Norris soon paid the printer and ordered 300 more copies to sell. That paid most of his bills for his whole senior year — “one of the greatest blessings of my entire college career.”
A “most unpleasant experience”
Soon after Norris started at U-M, he heard that President Marion LeRoy Burton had interceded when a black student was told she could not enter a University swimming pool. Burton had escorted the young woman back to the pool and said for all to hear: “Here at the University of Michigan, we have no white students, no brown students, or black students. All are students of the University of Michigan!”
That may have been Burton’s ideal, but it certainly was not reality. There were no dorms for men yet, but black women students were required to room in segregated quarters. In Ann Arbor’s commercial districts, black students weren’t welcome in many restaurants and stores, and there were unwritten but strict prohibitions against interracial dating. Many tales have come down of professors who showed obvious bias against black students.
He described only one direct affront outside the classroom. It happened when Norris invited an older man from town, a friend, to join him for a meal at the Student Christian Association, of which Norris was a member. A waitress and then a chef refused to serve them.
When Norris complained the next day, the SCA’s general secretary said the incident was unacceptable, and the staff members were sent packing. Still, Norris said, “this experience in being discriminated against because of my race in the state of Michigan and in the University of Michigan SCA Building was one of the most unpleasant of my entire college career.”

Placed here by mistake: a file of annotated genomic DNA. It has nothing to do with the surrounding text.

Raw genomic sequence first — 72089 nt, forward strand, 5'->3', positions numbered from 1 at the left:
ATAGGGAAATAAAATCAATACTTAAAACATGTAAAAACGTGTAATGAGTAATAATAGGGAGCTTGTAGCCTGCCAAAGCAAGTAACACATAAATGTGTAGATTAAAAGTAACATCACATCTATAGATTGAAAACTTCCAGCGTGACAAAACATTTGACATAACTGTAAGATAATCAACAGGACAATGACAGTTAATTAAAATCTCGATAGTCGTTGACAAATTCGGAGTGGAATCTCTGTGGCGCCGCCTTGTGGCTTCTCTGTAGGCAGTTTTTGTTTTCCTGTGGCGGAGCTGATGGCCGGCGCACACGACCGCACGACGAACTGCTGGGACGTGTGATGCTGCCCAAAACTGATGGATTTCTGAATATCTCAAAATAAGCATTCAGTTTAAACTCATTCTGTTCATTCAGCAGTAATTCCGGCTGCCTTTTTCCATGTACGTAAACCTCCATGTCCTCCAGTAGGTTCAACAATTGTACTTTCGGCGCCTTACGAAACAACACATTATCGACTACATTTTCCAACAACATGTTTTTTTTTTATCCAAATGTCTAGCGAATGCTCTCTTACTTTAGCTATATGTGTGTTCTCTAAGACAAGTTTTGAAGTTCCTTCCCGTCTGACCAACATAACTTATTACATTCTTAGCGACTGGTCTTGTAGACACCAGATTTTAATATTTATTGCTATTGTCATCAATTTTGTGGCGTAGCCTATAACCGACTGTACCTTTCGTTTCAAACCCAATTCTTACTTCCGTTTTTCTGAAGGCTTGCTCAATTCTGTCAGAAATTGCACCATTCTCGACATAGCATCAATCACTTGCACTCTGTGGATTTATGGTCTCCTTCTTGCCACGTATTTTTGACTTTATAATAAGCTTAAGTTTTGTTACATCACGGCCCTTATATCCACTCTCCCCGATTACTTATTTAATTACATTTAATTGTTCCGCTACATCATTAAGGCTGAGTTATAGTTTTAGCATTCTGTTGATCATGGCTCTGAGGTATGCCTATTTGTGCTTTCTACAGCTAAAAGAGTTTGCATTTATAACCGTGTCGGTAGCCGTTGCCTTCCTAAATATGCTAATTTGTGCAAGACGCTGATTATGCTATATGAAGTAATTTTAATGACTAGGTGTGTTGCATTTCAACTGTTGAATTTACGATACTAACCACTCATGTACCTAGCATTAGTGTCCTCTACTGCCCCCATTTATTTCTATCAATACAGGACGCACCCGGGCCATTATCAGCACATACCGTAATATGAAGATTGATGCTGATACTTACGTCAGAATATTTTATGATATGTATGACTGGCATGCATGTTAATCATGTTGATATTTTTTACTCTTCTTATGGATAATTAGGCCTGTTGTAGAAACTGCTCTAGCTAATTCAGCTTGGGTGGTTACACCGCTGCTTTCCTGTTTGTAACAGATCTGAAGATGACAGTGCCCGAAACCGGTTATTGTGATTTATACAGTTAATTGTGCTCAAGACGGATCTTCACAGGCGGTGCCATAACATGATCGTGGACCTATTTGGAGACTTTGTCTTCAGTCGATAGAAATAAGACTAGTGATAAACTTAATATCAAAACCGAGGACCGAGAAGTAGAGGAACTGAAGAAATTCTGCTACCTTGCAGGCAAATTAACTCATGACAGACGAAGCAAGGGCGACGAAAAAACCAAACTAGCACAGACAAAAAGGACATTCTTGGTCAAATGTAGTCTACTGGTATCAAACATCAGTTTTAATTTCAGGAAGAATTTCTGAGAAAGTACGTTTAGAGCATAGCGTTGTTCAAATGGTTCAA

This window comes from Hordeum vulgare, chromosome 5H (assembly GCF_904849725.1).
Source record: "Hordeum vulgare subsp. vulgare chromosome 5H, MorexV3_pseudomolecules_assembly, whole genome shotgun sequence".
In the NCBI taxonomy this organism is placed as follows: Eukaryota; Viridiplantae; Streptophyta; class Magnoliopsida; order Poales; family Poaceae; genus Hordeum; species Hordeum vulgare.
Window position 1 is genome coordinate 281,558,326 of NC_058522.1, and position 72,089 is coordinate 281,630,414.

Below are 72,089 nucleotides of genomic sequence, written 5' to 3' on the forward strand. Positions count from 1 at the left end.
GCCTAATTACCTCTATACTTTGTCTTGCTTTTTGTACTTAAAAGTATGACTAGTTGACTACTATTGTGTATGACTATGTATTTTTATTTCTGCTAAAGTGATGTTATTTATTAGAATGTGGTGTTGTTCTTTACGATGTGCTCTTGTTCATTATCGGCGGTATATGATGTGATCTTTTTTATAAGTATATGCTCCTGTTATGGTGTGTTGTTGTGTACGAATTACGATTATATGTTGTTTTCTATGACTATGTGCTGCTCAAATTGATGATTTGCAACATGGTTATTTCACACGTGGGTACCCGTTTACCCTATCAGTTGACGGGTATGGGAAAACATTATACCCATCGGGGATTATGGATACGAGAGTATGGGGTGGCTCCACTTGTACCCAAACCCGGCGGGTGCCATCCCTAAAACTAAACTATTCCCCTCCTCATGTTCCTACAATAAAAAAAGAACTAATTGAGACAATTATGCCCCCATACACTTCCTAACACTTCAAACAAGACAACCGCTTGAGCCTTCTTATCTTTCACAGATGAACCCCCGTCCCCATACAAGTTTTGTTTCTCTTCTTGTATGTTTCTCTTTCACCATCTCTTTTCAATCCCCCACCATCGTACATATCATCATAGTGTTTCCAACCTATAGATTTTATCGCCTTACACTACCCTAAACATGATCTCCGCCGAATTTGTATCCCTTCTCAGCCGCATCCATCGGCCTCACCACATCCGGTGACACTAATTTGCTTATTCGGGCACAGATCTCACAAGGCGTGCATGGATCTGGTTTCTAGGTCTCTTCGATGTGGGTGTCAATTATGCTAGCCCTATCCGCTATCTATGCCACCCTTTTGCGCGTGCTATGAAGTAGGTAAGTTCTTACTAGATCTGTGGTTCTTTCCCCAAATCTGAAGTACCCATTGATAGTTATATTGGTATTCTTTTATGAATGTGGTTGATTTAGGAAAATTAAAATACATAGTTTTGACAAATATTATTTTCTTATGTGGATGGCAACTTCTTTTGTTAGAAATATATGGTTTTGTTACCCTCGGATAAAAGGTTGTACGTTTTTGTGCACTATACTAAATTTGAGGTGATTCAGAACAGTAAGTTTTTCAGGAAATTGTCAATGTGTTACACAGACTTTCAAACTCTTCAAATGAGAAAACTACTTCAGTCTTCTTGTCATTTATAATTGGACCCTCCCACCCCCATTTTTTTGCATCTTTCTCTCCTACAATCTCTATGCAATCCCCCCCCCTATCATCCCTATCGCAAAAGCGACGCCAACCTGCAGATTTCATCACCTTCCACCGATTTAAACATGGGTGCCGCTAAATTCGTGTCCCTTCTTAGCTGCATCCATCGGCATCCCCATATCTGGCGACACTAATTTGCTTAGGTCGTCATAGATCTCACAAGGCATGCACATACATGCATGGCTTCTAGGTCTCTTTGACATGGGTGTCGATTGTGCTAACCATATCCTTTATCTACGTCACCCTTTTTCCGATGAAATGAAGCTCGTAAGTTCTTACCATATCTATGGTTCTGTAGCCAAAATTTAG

He got strong support from Ann Arbor’s close-knit circle of black community and fraternal organizations.
Norris joined Kappa Alpha Psi, an all-black fraternity. He spent time at the Dunbar Community Center and with the family of Reverend Edgehill. At the Second Baptist Church, Norris served as superintendent of the Sunday school program. He was active in two integrated student groups, too — the Negro-Caucasian Club and the Student Christian Association, which sponsored regular round-table discussions where faculty joined students.
“One of the happiest days”
On June 20, 1927, “one of the happiest days of my life,” Norris was awarded his bachelor’s degree.
His work in sociology had led him to shift his major away from pre-law, and his professors urged him to extend his training to get a graduate degree. After one term in graduate school, his hard-scrabble years in Michigan’s cold climate caught up with him, and he retreated to Houston to recover from a state of near-exhaustion and physical depletion. Norris taught for a year at black colleges in Texas, then returned to Ann Arbor to complete the master’s degree.
He went on to earn a PhD in sociology at the University of Southern California, then taught for a number of years at Wiley and Bishop College in Marshall, Texas. Norris joined the faculty of St. Philip’s College in San Antonio during World War II. He retired in 1974 as dean of the college.
In the 1980s, looking back from a distance of 60 years, Norris pondered what he had accomplished as “a Black poor youth . . . during a period of extreme racial segregation and color discrimination in our country.
“Working my way through the University of Michigan, one of the great institutions of higher learning in the world, really did prove to be a challenge and blessing of my entire life. No wonder I have felt so greatly thrilled over the years during my attendance at many Rose Bowl games and elsewhere when I hear the University of Michigan Marching Band play ‘The Victors!’”
Sources: Clarence Norris’s memoir is Up From Poverty, published in 1987 by African-American Reflections, San Antonio, Texas. A copy of part of the manuscript of the book is held in the papers of Alpha Phi Alpha, Epsilon chapter, at the Bentley Historical Library. (Norris was a member of Kappa Alpha Psi, but he was friends with a member of Alpha Phi Alpha at U-M, Joseph Leon Langhorne, to whom Norris apparently sent the material from his manuscript.) The writer gratefully acknowledges the Epsilon chapter’s permission to consult these papers. Norris’s funeral program can be seen online at the Portal to Texas History.